Online Learning

So I want to tackle a sticky subject…online learning. Everyone has their opinion on the subject; each with their own perspective.

I have two children – a 13 year old daughter and a 6 year old son. Now the 8th grader is pretty self sufficient. Yes, I do have to practically drag her out of her bed every morning and make her go to sleep at a decent hour, she has taken online classes before. Not to mention the fact that I can log into her school account to see her grades and a list of the assignments she is required to submit.

However, the biggest hurdle is getting my 1st grader to stay focused long enough to watch a video, follow a zoom meeting, or complete his work without force. You see I returned to the workforce back in March, so it’s up to my son’s nurse and my mom (who is newly retired) to make sure the work is done. He is in a special education class, so there’s a lot of hands-on legwork that goes into teaching these kiddos.

My husband and I have made the decision not to allow our children to return to face-to-face classes for now and we feel it is best for our family. My mom had a stroke about 6 months ago and my son is high risk. I can’t say what another family needs but this is what works best for my family.

Until next time, thanks for your time.


Returning to blogging

So it has literally been months since I last blogged, even though I’ve had plenty to talk about. I guess it’s taken so long to return because of all the things that have been going on in the world.

For starters there is the Coronavirus pandemic which is extremely challenging for both caregivers and the people they care for. My son is high risk, and something as common as a cold can put him in the hospital and/or take weeks for him to get over. Therefore, its important that my household stays safe and healthy.

Now the new school year has started and students are working from home, and learning online is a bit complicated for children in a special education class. There is a lot of hands on material, so myself along with the private duty nurse and my mom have been working with my son’s teacher to get him adjusted to class at home.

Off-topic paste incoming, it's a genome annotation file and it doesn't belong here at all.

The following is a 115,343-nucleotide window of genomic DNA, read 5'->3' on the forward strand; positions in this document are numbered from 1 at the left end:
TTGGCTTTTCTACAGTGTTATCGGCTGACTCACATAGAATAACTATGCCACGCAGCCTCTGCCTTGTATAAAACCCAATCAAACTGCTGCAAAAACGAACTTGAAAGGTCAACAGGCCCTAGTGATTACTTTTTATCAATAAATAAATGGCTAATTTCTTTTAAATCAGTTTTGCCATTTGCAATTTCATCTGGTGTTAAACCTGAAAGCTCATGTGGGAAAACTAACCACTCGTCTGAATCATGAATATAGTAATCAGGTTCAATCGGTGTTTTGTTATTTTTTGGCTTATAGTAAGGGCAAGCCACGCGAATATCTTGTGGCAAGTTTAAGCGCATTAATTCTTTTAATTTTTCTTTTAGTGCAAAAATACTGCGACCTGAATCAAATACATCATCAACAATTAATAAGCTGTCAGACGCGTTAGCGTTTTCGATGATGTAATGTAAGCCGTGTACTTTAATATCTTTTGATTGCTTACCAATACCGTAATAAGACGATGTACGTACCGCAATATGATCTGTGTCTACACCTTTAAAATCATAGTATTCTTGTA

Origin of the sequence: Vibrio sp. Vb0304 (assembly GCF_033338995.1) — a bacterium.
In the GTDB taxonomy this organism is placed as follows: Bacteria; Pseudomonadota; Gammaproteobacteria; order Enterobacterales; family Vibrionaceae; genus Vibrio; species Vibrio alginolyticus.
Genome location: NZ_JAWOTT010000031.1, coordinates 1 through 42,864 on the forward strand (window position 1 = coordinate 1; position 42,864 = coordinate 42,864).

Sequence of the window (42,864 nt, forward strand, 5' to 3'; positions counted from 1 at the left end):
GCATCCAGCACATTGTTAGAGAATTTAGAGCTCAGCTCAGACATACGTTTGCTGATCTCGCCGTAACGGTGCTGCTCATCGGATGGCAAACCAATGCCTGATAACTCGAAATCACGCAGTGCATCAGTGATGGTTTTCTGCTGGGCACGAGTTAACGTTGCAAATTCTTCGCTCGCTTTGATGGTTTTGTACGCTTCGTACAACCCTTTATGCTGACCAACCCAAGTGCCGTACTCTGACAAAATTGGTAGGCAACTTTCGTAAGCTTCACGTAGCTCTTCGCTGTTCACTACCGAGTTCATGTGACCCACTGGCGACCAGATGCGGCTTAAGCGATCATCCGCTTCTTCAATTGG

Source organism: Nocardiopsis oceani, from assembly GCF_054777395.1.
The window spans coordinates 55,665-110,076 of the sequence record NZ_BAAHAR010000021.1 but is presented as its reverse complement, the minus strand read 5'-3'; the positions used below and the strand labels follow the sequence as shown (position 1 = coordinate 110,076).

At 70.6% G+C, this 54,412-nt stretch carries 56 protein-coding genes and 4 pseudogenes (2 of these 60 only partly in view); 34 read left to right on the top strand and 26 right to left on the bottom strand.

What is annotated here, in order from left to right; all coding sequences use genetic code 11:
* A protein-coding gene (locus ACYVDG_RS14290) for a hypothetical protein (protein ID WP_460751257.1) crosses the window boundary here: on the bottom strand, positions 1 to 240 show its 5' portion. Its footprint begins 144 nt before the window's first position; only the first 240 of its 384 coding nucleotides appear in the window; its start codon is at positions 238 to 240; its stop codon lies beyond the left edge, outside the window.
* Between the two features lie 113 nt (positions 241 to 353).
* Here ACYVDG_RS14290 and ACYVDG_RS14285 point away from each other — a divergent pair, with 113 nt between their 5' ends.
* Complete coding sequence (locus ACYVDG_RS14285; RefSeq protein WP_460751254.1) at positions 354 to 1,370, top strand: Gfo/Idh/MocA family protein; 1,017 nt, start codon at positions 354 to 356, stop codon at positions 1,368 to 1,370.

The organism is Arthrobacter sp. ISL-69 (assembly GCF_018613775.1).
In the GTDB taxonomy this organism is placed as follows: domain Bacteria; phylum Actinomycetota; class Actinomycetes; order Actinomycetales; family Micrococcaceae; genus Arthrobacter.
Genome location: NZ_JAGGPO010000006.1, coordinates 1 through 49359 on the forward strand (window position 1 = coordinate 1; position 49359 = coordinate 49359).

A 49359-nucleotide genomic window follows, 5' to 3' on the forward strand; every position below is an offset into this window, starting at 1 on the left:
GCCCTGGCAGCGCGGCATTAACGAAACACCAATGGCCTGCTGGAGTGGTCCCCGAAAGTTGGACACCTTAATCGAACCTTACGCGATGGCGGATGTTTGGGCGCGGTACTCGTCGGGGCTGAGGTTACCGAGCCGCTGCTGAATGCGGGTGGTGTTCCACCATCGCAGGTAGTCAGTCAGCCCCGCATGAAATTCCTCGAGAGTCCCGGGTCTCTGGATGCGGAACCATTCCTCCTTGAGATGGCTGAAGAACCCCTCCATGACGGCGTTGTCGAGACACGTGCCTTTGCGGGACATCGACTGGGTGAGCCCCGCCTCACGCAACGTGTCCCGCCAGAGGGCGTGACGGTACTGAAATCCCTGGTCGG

Lastly, I started a new job back in March, so between that, taking care of home and my kiddos, and making a little time for myself and my husband, I haven’t made time for blogging.

Yet I feel like doing so helps me process my feelings and connect with others who can relate to my fears and struggles. I am glad to be back at it and look forward to positive feedback.

Thanks for reading…

Sleep apnea

About 3 years ago my son underwent a sleep study and was diagnosed with severe sleep apnea. A few months after that he had surgery to have his tonsils and adenoids removed. Unfortunately, the sleeping issues still persist.

For those who don’t what this condition actually means, I will explain. The symptoms include excessive daytime sleepiness, insomnia, nightmares, sleep deprivation, fatigue, headache, irritability and mood swings; in addition to episodes of not breathing, loud breathing and/and snoring.

My little one experiences all of the above. I myself don’t sleep more than a few hours a night because I am constantly getting up to check on his breathing or because he is awake all hours of the night. He is unable to walk but is at the age where he is active and mischievous.

This condition also affects his school attendance, since I don’t want to send him there to sleep through class or cry all day due to his sleepiness.

We have another sleep study scheduled a few months from now, so hopefully the doctor can come up with a plan to help us both. Until then, please pray for his health and my strength!

Thanks for reading…

Art Imitates Life

Although I work from home, I try to limit the amount of television I watch each day. I set the DVR to record certain shows that I enjoy, and I add movies and shows to my Netflix account.

Anyway, over the past several weeks I have noticed more actors with disabilities and story lines covering topics about disabilities.

For instance, the series This Is Us is now dealing with one of the siblings having a baby that was born blind. Now I already find it hard to get through one episode of this show without shedding a year. They have great writers and engaging content that keeps me watching. After the scene when the doctor tells the parents the diagnosis, I was balling. I know what it feels like (in real life) to feel helpless as a parent.

Then there is my British crime drama Shetland, where one of the female actors from few episodes is deaf. As I watched, I became curious about the way she spoke and how she studied the cast members lips before responding. So, I looked up her bio and found out that she (Sophia Stone) was the first deaf student to win a place at RADA drama school.